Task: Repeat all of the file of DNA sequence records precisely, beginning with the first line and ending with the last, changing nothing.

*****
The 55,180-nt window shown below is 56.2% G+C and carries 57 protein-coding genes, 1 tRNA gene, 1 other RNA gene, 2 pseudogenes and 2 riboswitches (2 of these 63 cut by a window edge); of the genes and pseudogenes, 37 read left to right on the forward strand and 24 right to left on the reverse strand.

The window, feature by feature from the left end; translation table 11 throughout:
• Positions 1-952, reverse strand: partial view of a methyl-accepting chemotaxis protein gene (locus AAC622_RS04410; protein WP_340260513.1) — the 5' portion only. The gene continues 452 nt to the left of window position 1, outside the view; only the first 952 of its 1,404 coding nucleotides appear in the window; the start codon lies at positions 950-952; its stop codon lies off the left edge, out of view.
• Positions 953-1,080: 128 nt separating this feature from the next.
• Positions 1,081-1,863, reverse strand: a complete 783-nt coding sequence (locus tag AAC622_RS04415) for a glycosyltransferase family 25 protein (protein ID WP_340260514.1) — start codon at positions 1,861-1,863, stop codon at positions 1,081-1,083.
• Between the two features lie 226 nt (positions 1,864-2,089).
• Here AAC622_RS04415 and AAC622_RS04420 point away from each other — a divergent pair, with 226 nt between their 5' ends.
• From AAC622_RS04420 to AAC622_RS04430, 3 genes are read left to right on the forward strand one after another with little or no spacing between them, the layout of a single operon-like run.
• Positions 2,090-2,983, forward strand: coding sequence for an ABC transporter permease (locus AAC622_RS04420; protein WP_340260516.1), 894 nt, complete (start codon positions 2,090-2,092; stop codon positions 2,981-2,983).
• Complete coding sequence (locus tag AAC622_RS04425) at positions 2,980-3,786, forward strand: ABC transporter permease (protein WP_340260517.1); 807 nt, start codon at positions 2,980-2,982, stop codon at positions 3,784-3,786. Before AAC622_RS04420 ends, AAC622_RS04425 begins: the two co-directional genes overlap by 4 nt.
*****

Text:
The 55,180-nt window shown below is 56.2% G+C and carries 57 protein-coding genes, 1 tRNA gene, 1 other RNA gene, 2 pseudogenes and 2 riboswitches (2 of these 63 cut by a window edge); of the genes and pseudogenes, 37 read left to right on the forward strand and 24 right to left on the reverse strand.

The window, feature by feature from the left end; translation table 11 throughout:
• Positions 1-952, reverse strand: partial view of a methyl-accepting chemotaxis protein gene (locus AAC622_RS04410; protein WP_340260513.1) — the 5' portion only. The gene continues 452 nt to the left of window position 1, outside the view; only the first 952 of its 1,404 coding nucleotides appear in the window; the start codon lies at positions 950-952; its stop codon lies off the left edge, out of view.
• Positions 953-1,080: 128 nt separating this feature from the next.
• Positions 1,081-1,863, reverse strand: a complete 783-nt coding sequence (locus tag AAC622_RS04415) for a glycosyltransferase family 25 protein (protein ID WP_340260514.1) — start codon at positions 1,861-1,863, stop codon at positions 1,081-1,083.
• Between the two features lie 226 nt (positions 1,864-2,089).
• Here AAC622_RS04415 and AAC622_RS04420 point away from each other — a divergent pair, with 226 nt between their 5' ends.
• From AAC622_RS04420 to AAC622_RS04430, 3 genes are read left to right on the forward strand one after another with little or no spacing between them, the layout of a single operon-like run.
• Positions 2,090-2,983, forward strand: coding sequence for an ABC transporter permease (locus AAC622_RS04420; protein WP_340260516.1), 894 nt, complete (start codon positions 2,090-2,092; stop codon positions 2,981-2,983).
• Complete coding sequence (locus tag AAC622_RS04425) at positions 2,980-3,786, forward strand: ABC transporter permease (protein WP_340260517.1); 807 nt, start codon at positions 2,980-2,982, stop codon at positions 3,784-3,786. Before AAC622_RS04420 ends, AAC622_RS04425 begins: the two co-directional genes overlap by 4 nt.